Marc: No, we’re not exclusive to Tampa. The name of the organization is Synapse Florida, and the premise has always been that the magic of everything that we have here is the resources that we have in the state. Now, you could argue that we could make it if we’re just Tampa. I have no issue with that. But if you were to survey your network, you’d see who came from UF, UNF, FAU, UM, or UCF. Or where customers are, or where the right incubator and accelerators are.
The state of Florida is the third largest state in the country. We’re the 14th largest economy on earth. We have 21 million people and approximately 2,000 more per day come here. Additionally, we have 28 research institutions producing various kinds of technology across the spectrum of the sciences and the technologies to be potentially commercialized in businesses. We have an amazing talent pool, business climate, weather climate, and quality of life.
Matt: Out of the ~40 tech leaders that we’ve interviewed so far, one of the resounding things they would “like to see change around and grow in Tampa” is capital. Historically, a lot of investment money in Tampa has been in real estate, hospitality, and healthcare. With your team championing the tech side of capital, what do you think is going to help get new investors’ eyes on local companies?
Marc: Florida Funders wakes up every day doing just that. We have an $18 million committee capital fund, and a $23 million evergreen fund called The Institute. We’re raising a $10 million fund called Seed Florida, and we have 1,200 accredited investors on our platform. That number grows by 10 or more every day. About 25% of them have actually made individual investments into companies that we put up for investment.
Matt: That’s incredible.
Marc: We’ve had over 300 people make investments to one or more of the ~30 companies we’ve done so far. And, we’re about to do 25 more this year, with maybe as much as $18 million more to work with this year. But the magic of it is, I would say probably 80% or more of our accredited investors haven’t made their money in tech. They made their money in real estate, HVAC, flooring, car dealers, farmers, energy, healthcare.
Our investors have built different companies, worked different professions, and are putting their money to work in our deals. Florida Funders does the heavy lifting. We have a team of a dozen people, and another ~20 limited partners, and general partners like Tom Wallace, Kevin Adamek, Mark Sokol, and me.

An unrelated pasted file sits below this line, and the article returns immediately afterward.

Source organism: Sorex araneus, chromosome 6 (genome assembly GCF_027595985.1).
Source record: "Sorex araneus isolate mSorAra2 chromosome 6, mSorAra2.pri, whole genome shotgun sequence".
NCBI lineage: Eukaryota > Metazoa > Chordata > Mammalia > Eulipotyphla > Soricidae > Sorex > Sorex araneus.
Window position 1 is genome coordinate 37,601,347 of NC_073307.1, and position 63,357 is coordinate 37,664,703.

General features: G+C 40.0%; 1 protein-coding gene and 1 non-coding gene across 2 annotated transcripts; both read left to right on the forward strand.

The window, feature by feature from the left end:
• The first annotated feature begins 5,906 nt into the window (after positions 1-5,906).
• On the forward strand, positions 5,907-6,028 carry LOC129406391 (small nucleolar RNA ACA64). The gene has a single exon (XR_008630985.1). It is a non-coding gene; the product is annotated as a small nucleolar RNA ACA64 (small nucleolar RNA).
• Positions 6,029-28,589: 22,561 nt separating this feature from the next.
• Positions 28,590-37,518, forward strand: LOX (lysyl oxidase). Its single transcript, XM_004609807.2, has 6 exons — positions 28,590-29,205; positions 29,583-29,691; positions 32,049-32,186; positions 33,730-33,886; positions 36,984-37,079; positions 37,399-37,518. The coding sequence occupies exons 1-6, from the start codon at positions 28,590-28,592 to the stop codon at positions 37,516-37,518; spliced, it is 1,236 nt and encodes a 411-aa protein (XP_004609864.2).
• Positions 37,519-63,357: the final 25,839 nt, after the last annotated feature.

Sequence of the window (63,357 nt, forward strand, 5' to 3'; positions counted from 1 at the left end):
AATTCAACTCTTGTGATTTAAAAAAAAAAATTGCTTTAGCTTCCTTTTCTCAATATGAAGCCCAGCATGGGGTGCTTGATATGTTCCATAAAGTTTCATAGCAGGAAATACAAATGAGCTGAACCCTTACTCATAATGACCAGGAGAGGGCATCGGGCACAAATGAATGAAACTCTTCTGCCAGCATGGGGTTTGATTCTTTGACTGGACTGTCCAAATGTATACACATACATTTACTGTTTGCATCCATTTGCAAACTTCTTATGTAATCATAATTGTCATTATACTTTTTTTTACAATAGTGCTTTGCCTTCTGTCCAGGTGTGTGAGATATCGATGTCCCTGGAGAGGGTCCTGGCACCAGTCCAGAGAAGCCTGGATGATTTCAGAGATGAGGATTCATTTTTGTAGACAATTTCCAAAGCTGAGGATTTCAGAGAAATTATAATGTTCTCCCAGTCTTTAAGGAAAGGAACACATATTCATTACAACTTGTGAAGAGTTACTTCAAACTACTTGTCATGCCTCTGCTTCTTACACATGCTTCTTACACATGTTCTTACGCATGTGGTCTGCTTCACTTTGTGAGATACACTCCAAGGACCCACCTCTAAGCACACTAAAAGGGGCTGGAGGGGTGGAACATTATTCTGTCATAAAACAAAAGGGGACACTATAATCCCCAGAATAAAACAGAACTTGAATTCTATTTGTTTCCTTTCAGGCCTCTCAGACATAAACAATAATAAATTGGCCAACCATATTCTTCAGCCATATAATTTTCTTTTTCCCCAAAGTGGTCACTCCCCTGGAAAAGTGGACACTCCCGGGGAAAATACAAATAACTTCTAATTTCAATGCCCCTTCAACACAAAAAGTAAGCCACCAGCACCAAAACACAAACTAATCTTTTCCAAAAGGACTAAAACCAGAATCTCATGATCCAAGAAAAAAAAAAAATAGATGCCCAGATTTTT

In order to have ~25 companies that can be funded in a given year, if we fund about 2% – well, do the math. We need to look at well over 100 companies per month. It’s really hard for an individual to do that, if not impossible.
We make sure the entity’s investable, we make sure the cap table’s right, and we negotiate terms. There are so many things we do that make it possible for somebody who made their money in hotels or in real estate or car dealerships to go, “You know what, these folks have a process. They appear to be pretty smart, they have experience, they’ve got a methodology. They’re putting a lot of time and energy and money to work. I’m going to allocate a portion of my investable net worth so that I can get exposure to this fantastic asset class.”
You can’t do one or two deals, you have to do 10 or 20 – or more. You don’t know which ones are going to win, and the winners make up for whatever the zeroes are.
The people who have invested in Peerfit and Homee on Demand, as an example, are in love with those companies. They use them, they tell their friends about them, they scream on the sideline, they refer great people to go work for them, they advise them, they introduce them to customers.
There’s this virtuous cycle that happens with it, but we’re the firm in Florida for investors who aren’t tech-savvy. Heck, even the ones who are tech-savvy work with us.
Roxanne: You’re the bridge.
Marc: We’re absolutely that bridge.
Roxanne: That’s awesome.
Marc: Otherwise, you could be a limited partner in a fund while they’re raising money, you could go do the work on your own, or you could join an angel group. You have to do a lot of work with an angel group. This is the at-scale, simple way to do it.
Some people literally just write us a check and join our portfolio select program and it’s on autopilot. Or they become limited partners in a fund when we’re raising one. Better yet, some people are super active and they come to every presentation, they’re educated about the companies, they decide one-on-one, and they offer their services to help do due diligence. Everybody’s got their own thing, and we meet them where they’re at.
Matt: So they can be as little or as much involved as they want to be. That’s great.
Roxanne: Out of all the investments in Florida Funders, which one would you say is the most successful?
Marc: It’s difficult to say specifically. David Chidester founded Florida Funders in 2014, Tom and I got involved in 2015, but virtually all of our investments happened from the summer of 2016 and forward. Two and a half years is usually not enough time to know with certainty which ones are going to blossom. It’s a 3 to 7 year window for most of these companies. They either make it or fail in that window of time.